Top Stories
Frugality as a service: the Amazon story
Behind the scenes, Amazon Web Services is one lean machine.
 
Negotiating with the cloud email megavendors
[Blog post] Lessons from Woolworths’ mammoth migration.
 
Qld govt to move up to 149k staff onto Office 365
Australia's largest deployment, outside of the universities.
 
 
A homegrown CyberQuad UAV by Perth-based Cyber Technology inspects a communications tower. (Courtesy: Cyber Technology).
Sign up to receive iTnews email bulletins
   FOLLOW US...

Latest VideosSee all videos »

The great data centre opportunity on Australia's doorstep
The great data centre opportunity on Australia's doorstep
Scott Noteboom, CEO of LitBit speaking at The Australian Data Centre Strategy Summit 2014 in the Gold Coast, Queensland, Australia. http://bit.ly/1qpxVfV Scott Noteboom is a data centre engineer who led builds for Apple and Yahoo in the earliest days of the cloud, and who now eyes Asia as the next big opportunity. Read more: http://www.itnews.com.au/News/372482,how-do-we-serve-three-billion-new-internet-users.aspx#ixzz2yNLmMG5C
Interview: Karl Maftoum, CIO, ACMA
Interview: Karl Maftoum, CIO, ACMA
To COTS or not to COTS? iTnews asks Karl Maftoum, CIO of the ACMA, at the CIO Strategy Summit.
Susan Sly: What is the Role of the CIO?
Susan Sly: What is the Role of the CIO?
AEMO chief information officer Susan Sly calls for more collaboration among Australia's technology leaders at the CIO Strategy Summit.
Meet the 2014 Finance CIO of the Year
Meet the 2014 Finance CIO of the Year
Credit Union Australia's David Gee awarded Finance CIO of the Year at the iTnews Benchmark Awards.
Meet the 2014 Retail CIO of the Year
Meet the 2014 Retail CIO of the Year
Damon Rees named Retail CIO of the Year at the iTnews Benchmark Awards for his work at Woolworths.
Robyn Elliott named the 2014 Utilities CIO of the Year
Robyn Elliott named the 2014 Utilities CIO of the Year
Acting Foxtel CIO David Marks accepts an iTnews Benchmark Award on behalf of Robyn Elliott.
Meet the 2014 Industrial CIO of the Year
Meet the 2014 Industrial CIO of the Year
Sanjay Mehta named Industrial CIO of the Year at the iTnews Benchmark Awards for his work at ConocoPhillips.
Meet the 2014 Healthcare CIO of the Year
Meet the 2014 Healthcare CIO of the Year
Greg Wells named Healthcare CIO of the Year at the iTnews Benchmark Awards for his work at NSW Health.
Meet the 2014 Education CIO of the Year
Meet the 2014 Education CIO of the Year
William Confalonieri named Healthcare CIO of the Year at the iTnews Benchmark Awards for his work at Deakin University.
Meet the 2014 Government CIO of the Year
Meet the 2014 Government CIO of the Year
David Johnson named Government CIO of the Year at the iTnews Benchmark Awards for his work at the Queensland Police Service.
Q and A: Coalition Broadband Policy
Q and A: Coalition Broadband Policy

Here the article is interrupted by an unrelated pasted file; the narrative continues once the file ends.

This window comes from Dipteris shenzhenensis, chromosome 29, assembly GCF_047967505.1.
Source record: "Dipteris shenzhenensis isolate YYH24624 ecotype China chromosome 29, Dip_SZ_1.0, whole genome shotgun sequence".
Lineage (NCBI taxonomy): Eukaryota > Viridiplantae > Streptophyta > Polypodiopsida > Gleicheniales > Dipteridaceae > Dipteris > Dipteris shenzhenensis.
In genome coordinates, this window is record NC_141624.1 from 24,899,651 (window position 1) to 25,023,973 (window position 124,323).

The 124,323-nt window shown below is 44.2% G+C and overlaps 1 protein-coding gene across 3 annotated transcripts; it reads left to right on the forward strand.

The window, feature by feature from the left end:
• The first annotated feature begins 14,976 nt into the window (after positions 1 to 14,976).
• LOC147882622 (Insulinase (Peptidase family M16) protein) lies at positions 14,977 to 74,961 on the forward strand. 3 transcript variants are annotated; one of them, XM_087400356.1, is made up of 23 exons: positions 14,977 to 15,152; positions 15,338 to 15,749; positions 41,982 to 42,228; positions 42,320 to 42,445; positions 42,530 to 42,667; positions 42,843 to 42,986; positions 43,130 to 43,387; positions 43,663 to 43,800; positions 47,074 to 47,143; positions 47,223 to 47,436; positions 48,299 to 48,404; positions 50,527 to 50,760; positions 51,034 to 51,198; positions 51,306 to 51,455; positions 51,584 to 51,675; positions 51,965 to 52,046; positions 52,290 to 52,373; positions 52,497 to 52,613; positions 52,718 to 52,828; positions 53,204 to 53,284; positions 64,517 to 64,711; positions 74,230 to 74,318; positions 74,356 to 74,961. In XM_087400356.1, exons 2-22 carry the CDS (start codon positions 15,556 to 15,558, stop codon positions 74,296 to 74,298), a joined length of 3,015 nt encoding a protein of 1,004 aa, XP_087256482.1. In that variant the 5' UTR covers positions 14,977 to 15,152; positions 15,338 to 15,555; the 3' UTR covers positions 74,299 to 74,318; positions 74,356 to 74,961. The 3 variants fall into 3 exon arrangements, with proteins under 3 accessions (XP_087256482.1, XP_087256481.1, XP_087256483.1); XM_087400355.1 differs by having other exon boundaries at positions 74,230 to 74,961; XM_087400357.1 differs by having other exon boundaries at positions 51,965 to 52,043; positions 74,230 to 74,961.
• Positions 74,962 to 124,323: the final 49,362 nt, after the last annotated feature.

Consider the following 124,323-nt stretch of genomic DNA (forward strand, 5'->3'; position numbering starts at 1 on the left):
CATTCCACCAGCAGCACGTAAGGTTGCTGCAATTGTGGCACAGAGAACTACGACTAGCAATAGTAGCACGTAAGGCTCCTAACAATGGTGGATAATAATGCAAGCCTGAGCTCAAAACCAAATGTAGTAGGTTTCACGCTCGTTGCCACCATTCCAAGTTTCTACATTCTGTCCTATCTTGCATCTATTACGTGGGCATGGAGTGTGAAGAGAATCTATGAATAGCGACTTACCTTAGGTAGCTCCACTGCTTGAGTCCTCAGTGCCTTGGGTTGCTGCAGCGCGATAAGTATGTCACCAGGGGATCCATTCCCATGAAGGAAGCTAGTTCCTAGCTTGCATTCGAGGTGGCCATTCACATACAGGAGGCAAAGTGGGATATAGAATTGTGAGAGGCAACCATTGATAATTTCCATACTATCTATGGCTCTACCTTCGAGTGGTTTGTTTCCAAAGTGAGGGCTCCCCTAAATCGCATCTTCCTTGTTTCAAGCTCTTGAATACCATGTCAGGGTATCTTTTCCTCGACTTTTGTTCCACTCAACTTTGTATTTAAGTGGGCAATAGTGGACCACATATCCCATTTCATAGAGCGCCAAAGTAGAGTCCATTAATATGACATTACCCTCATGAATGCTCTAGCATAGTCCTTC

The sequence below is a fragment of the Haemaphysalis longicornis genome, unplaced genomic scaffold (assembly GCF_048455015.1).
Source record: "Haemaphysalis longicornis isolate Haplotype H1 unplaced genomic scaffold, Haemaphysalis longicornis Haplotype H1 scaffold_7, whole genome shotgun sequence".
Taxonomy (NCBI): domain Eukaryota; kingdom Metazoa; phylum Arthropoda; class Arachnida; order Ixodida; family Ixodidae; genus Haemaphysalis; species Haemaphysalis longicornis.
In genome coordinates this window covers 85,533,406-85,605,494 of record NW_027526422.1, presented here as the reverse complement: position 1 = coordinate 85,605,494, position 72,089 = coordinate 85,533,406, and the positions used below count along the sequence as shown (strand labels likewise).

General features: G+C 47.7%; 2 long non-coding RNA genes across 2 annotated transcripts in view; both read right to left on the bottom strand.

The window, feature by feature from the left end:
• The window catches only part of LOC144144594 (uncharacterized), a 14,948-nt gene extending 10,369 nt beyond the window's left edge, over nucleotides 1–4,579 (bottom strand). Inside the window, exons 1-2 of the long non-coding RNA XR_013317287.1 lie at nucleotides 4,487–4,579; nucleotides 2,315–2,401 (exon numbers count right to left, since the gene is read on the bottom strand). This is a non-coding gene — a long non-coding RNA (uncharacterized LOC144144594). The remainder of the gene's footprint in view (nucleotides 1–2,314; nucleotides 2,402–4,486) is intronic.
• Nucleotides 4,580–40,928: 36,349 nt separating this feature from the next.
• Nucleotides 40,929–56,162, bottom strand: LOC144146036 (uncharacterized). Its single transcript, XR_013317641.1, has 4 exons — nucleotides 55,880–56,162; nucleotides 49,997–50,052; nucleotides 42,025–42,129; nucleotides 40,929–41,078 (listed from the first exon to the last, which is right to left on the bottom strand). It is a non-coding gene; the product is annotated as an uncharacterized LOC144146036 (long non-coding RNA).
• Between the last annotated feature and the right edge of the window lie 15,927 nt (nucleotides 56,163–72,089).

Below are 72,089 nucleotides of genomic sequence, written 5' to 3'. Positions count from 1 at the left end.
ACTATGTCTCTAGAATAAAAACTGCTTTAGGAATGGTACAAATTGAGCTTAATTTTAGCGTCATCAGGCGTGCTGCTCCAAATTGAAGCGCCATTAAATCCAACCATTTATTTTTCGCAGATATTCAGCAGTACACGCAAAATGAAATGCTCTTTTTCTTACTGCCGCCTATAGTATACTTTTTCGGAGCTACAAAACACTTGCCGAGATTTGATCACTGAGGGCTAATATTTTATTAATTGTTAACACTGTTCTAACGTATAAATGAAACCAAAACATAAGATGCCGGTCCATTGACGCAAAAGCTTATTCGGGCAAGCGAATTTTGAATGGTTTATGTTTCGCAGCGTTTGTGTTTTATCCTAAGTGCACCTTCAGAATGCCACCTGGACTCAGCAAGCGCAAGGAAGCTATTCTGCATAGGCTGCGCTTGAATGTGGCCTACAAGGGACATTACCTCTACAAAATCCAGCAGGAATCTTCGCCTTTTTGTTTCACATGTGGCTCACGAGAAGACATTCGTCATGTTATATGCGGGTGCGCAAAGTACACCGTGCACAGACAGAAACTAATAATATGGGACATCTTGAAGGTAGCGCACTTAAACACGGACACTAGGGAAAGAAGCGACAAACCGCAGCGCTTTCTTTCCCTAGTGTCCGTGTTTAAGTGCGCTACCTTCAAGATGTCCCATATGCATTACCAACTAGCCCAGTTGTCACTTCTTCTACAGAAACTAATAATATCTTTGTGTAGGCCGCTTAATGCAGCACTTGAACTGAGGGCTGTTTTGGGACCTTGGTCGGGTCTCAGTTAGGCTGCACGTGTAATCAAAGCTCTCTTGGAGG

Malcolm Turnbull and Tony Abbott discuss the Coalition's broadband policy with the press.
AFP scalps hacker 'leader' inside Australia's IT ranks.
AFP scalps hacker 'leader' inside Australia's IT ranks.
The Australian Federal Police have arrested a Sydney-based IT security professional for hacking a government website.
NBN Petition Delivered To Turnbull's Office
NBN Petition Delivered To Turnbull's Office
UTS CIO: IT teams of the future
UTS CIO: IT teams of the future
UTS CIO Chrissy Burns talks data.
New UTS Building: the IT within
New UTS Building: the IT within
The IT behind tomorrow's universities.
iTnews' NBN Panel
iTnews' NBN Panel
Is your enterprise NBN-ready?
Introducing iTnews Labs
Introducing iTnews Labs
See a timelapse of the iTnews labs being unboxed, set up and switched on! iTnews will produce independent testing of the latest enterprise software to hit the market after installing a purpose-built test lab in Sydney. Watch the installation of two DL380p servers, two HP StoreVirtual 4330 storage arrays and two HP ProCurve 2920 switches.
The True Cost of BYOD
The True Cost of BYOD
iTnews' Brett Winterford gives attendees of the first 'Touch Tomorrow' event in Brisbane a brief look at his research into enterprise mobility. What are the use cases and how can they be quantified? What price should you expect to pay for securing mobile access to corporate applications? What's coming around the corner?
Ghost clouds
Ghost clouds
ACMA chair Chris Chapman says there is uncertainty over whether certain classes of cloud service providers are caught by regulations.
Was the Snowden leak inevitable?
Was the Snowden leak inevitable?
Privacy experts David Vaile (UNSW Cyberspace Law and Policy Centre) and Craig Scroggie (CEO, NextDC) claim they were not surprised by the Snowden leaks about the NSA's PRISM program.
Latest Comments
Polls
Which bank is most likely to suffer an RBS-style meltdown?





   |   View results
ANZ
  20%
 
Bankwest
  9%
 
CommBank
  11%
 
National Australia Bank
  17%
 
Suncorp
  24%
 
Westpac
  19%
TOTAL VOTES: 1422

Vote